A PROFESSIONAL SPORTS team spends all week preparing for their upcoming game by evaluating their competition’s strengths and weaknesses inside and out.  Similarly, an entrepreneur shouldn’t go into a business until they know everything about their competition so they know what they’re going up against.
The first thing you need to establish and define before you can truly evaluate your competition is to understand the difference between direct and indirect competition.
Direct competition, to you, is a company that offers the same products or services to the same niche market as you. Indirect competition is a company that offers the same product or services to a different market than you do, e.g. Burger King, McDonalds, and Jack In The Box are all direct competitors of each other. In contrast, Pizza Hut, Subway, Taco Bell and KFC are examples of indirect competitors as while they all qualify as “fast food,” they all market different types of fast food. 
Once you’ve established who your direct competition is, research those companies as much as possible. If your competitors are publicly traded companies, buy a small portion of stock in those companies. At that point, you can read their annual reports, which disclose any information on future plans of expansion into different regions and/or the release of future products or services as well. Also, you can understand if their sales are increasing or decreasing. You can also get on their email list as well. If your industry has very little competition, this can be a good and bad thing. The good is obvious--you have very little to compete against. The bad could be a red flag. It could mean that you’ve unfortunately chosen an industry that is on decline; I would re-evaluate your choice at that point.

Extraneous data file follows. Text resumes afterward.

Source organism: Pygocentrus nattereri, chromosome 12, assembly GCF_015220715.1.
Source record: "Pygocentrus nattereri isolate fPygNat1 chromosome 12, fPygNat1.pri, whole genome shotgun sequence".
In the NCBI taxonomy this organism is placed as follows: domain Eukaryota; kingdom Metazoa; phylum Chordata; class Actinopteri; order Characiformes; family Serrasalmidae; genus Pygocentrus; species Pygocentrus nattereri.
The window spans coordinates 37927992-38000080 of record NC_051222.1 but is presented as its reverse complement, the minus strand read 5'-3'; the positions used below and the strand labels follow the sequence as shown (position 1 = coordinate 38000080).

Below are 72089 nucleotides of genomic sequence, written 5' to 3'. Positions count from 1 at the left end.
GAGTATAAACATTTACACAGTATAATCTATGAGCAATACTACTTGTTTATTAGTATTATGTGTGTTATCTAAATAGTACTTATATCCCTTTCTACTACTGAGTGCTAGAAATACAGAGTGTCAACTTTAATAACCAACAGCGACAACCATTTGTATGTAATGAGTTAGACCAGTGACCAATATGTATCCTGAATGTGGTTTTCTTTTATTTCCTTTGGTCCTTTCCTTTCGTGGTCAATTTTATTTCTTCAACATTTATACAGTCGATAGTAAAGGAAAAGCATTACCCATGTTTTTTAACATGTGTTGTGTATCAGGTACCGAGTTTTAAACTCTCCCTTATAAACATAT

Thereafter, I would advise you to do various in-person market research exercises on your competition. Visit your local competitors’ stores or browse around on their website. Is it easy to navigate? Know their operation hours; if you see that customers are unhappy with their operation hours, consider opening earlier or closing later than them.  
Also, take a look at their ad campaigns and marketing materials. Determine your own opinion of those companies. What are the strong and weak points? How is their customer service? Take notes on price-point, atmosphere, quality of product, customer service, and knowledge of their products and services. Also, how busy are the locations? Talk to the employees. Ask them which days are the busiest. Use this information to then outshine your competition. If their customer service is horrible, use that against them and let you future customers know that you’ll offer outstanding customer service. If their weak point is a failure to market adequately, a strong marketing campaign can differentiate you from them.
So far, I’ve only talked about direct competition, but indirect competition is just as important. An indirect competitor, while not in the same industry, is still competing for that dollar. Let’s say you’re trying to open a miniature golf course; your competition isn’t just other miniature golf courses. You also have to consider bowling alleys, ice cream shops, movie theaters, and fast-food chains as your indirect competitors.  They’re all searching out for those families’ discretionary entertainment dollars. A lot of families have to make the choice on where and how they would like to be entertained. Your ultimate goal is to have them spend that money with your establishment, rather than the competition down the street.
In closing, even after your business is launched, evaluating your competition is a crucial part in keeping the doors open in this ever-changing economic climate. Hopefully, the suggested philosophies will help you do so and keep your competitive edge.